Google “things to do in Toronto” and no matter which list you click, St. Lawrence Market is bound to make an appearance. If it’s not the handsome, red-brick architecture that appeals, it’ll be the fresh produce. Or the artisan shops. Or the events hosted year-round. It’s hard to encapsulate the full glory of the market; you really have to witness it firsthand. In the meantime, check out these fun facts about St. Lawrence Market and its incendiary history! (Yes, that’s a reference to the fact that it once burned down. Read on to learn more.)
1. Best of the Best
Let’s start off with the credentials. For many years, the St. Lawrence Market has earned international renown as a must-stop destination for any visitors to Toronto. Finally, in 2012, National Geographic named St. Lawrence Market the best food market in the world. That’s right: in the world. So if you haven’t been, what are you waiting for?
2. Ye Olde Market!
Although St. Lawrence Market has had many stages in its evolution, its ultimate beginning dates way back to 1803. It was Lieutenant Governor Peter Hunter who set the boundaries of Toronto’s first official market, naming the square north of Front Street (then Palace), west of Jarvis, south of King, and east of Church the Market Block. The first permanent market building was quick to follow.
3. Here There Be Shopping! (But Only Sometimes)
The Market Block was alive with city activity! That is, when it was open. Back then in the19th century, the Market was only open on Saturdays, which meant you had a pretty narrow window to go and get your groceries done.
4. It’s All Fun and Games Until Somebody Loses an Eye
For the most part, the Market was a jolly place to be – but let’s remember that times were very different. In addition to auctions, socializing, and the selling of wares, the Market Block was also the place where public punishments were carried out. (Flogging. It was flogging.)
5. Illegal Produce
It could be part of the reason the Market Block was so popular on Saturdays is because it was the only place in the city you could legally buy… well, anything! Toronto bylaws of the time banned the selling of eggs, butter, meat, and vegetables between six in the morning and four in the afternoon… except at the market.
6. Up in Flames
As promised, here we have the fiery bits of the Market’s history. The original market building was made of wood, and in a time when people had less of a handle on fire safety that was just a hunk of kindling to the 1849 Great Fire of Toronto. However, after the blaze, a brick building was constructed in its place. They called it St. Lawrence Hall!
7. Brick Makes Everything Ritzy
The new brick structure opened up the activities that took place in the Market Block even further. Vending continued as normal, but the Hall also hosted concerts, lectures, exhibitions, and public meetings!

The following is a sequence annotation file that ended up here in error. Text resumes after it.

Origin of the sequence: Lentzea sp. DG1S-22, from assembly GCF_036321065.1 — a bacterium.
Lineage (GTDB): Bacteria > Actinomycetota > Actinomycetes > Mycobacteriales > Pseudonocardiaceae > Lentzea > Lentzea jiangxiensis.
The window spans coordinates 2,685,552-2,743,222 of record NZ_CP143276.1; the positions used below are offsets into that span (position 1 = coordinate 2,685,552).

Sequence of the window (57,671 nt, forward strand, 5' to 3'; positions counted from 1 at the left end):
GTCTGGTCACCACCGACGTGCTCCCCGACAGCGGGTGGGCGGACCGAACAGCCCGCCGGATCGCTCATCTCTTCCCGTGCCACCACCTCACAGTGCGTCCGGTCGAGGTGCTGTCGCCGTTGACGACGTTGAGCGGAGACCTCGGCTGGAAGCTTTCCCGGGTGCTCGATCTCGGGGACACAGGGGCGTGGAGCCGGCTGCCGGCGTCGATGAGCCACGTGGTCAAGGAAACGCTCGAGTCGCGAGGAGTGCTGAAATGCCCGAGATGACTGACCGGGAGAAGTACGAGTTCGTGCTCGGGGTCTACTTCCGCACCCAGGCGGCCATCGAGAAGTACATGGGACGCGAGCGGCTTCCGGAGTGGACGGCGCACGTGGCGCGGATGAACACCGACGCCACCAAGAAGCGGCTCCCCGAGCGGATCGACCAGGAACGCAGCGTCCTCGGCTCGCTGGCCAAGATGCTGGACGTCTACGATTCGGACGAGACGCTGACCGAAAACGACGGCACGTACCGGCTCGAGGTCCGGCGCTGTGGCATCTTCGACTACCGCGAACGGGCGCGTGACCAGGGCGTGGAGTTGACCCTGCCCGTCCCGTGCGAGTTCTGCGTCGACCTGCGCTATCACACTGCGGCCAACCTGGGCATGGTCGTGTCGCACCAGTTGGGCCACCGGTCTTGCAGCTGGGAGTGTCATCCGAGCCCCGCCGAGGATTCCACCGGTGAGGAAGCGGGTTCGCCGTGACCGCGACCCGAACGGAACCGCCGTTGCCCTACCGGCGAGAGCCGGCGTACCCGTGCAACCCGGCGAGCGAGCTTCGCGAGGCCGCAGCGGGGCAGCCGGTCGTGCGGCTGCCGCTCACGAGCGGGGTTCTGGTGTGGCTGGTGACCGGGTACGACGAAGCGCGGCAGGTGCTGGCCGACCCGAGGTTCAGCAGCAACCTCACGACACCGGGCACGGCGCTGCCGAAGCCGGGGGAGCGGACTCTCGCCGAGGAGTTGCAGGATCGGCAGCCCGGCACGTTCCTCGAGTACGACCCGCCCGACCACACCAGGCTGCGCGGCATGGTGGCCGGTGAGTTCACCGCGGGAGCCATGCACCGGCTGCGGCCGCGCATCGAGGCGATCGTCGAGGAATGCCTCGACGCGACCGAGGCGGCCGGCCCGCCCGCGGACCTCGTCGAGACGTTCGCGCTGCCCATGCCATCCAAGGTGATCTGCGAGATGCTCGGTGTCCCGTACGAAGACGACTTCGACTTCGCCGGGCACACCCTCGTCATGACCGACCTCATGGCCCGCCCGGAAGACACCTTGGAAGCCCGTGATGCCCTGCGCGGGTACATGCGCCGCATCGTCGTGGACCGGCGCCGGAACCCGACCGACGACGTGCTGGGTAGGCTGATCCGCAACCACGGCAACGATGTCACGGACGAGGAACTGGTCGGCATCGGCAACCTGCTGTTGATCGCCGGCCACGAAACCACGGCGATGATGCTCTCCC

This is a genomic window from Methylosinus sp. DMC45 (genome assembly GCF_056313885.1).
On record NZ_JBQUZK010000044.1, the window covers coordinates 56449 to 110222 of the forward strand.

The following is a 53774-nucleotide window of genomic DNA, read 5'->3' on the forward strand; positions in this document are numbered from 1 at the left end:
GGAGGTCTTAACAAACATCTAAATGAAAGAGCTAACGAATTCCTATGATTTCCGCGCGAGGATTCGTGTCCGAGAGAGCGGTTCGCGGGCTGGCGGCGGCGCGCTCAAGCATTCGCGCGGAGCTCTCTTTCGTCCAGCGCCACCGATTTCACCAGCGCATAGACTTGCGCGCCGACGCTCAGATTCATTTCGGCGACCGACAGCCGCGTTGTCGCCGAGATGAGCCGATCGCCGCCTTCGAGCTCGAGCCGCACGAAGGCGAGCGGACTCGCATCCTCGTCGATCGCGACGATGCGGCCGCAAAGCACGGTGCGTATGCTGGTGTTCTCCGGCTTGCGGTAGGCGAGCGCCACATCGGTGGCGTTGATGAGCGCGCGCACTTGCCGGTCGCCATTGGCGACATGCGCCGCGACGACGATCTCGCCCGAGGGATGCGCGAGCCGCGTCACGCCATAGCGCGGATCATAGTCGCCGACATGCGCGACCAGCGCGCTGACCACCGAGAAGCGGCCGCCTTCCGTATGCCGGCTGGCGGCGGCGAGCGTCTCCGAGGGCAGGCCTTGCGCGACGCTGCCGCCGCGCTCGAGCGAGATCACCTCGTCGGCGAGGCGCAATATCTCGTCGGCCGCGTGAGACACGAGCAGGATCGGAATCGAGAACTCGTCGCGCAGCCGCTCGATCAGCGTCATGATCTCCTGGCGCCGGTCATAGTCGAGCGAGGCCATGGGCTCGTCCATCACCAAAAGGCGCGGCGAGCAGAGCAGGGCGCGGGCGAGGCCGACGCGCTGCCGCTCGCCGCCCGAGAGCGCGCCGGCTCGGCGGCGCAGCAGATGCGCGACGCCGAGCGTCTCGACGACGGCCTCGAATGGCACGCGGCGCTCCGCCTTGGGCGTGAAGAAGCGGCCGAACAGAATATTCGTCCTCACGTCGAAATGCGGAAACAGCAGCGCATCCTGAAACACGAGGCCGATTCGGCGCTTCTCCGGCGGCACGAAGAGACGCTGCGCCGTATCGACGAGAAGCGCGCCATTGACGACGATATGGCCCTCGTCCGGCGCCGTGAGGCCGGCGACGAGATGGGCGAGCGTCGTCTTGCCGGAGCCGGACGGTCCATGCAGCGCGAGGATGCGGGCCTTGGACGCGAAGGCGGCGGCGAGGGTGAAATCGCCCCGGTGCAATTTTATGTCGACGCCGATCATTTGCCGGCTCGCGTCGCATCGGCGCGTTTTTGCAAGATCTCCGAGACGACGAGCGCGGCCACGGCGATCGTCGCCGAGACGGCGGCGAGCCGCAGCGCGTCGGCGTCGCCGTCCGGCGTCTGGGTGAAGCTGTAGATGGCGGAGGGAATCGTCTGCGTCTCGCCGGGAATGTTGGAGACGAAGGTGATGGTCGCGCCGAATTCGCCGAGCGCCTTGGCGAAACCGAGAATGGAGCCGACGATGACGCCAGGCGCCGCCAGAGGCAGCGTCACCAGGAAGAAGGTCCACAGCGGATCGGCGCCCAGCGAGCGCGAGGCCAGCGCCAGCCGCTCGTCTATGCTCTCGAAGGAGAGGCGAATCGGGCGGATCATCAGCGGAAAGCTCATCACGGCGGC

8. Sorry, There Are Just Too Many of You
The buildings preceding today’s St. Lawrence Market underwent many renovations over the years (only one of them flame related, in case you were wondering). Maybe the most peculiar reason for renovating happened in the late 1890s. The population of Toronto saw a dramatic spike around that time, so St. Lawrence Hall had to be rebuilt in order to accommodate the growing populace.
9. Bunch of Copy Cats
So, we’re not saying St. Lawrence Market is the best public market in Toronto (though National Geographic would disagree). But we will say it was the first. Quick to follow, St. Patrick’s Market was founded in 1836 and St. Andrew’s Market came about in 1850, making them the three first public markets in Toronto alongside St. Lawrence. Of that trifecta, St. Lawrence Market is the only one still operating as a market. You can now find an organic food court at 238 Queen Street West where St. Patrick’s used to be, and the block that was home to St. Andrew’s is now a park.
10. Police Station Priorities
The South Market building, in addition to being the first City Hall, was also the first police station! The proof? There are still some chains hanging from a wall where prisoners used to be chained. (Ok, we admit these are from a Halloween party in recent years… but they are where we are told chains used to hang ;)) As if being in shackles wasn’t bad enough, remember that the Market sits on the shore of Lake Ontario. When inevitable flooding happened, rumour has it unlocking prisoners was not a top priority, and there were, some say, a few gruesome, watery deaths…
11. And It Ain’t Over!
The St. Lawrence Market area has been a hub of Toronto activity for over 200 years, but it’s come a long way from its one-day-a-week hours of operation. They are now open 5 days a week with a Farmers’ Market on Saturdays. Learn more at www.stlawrencemarket.com.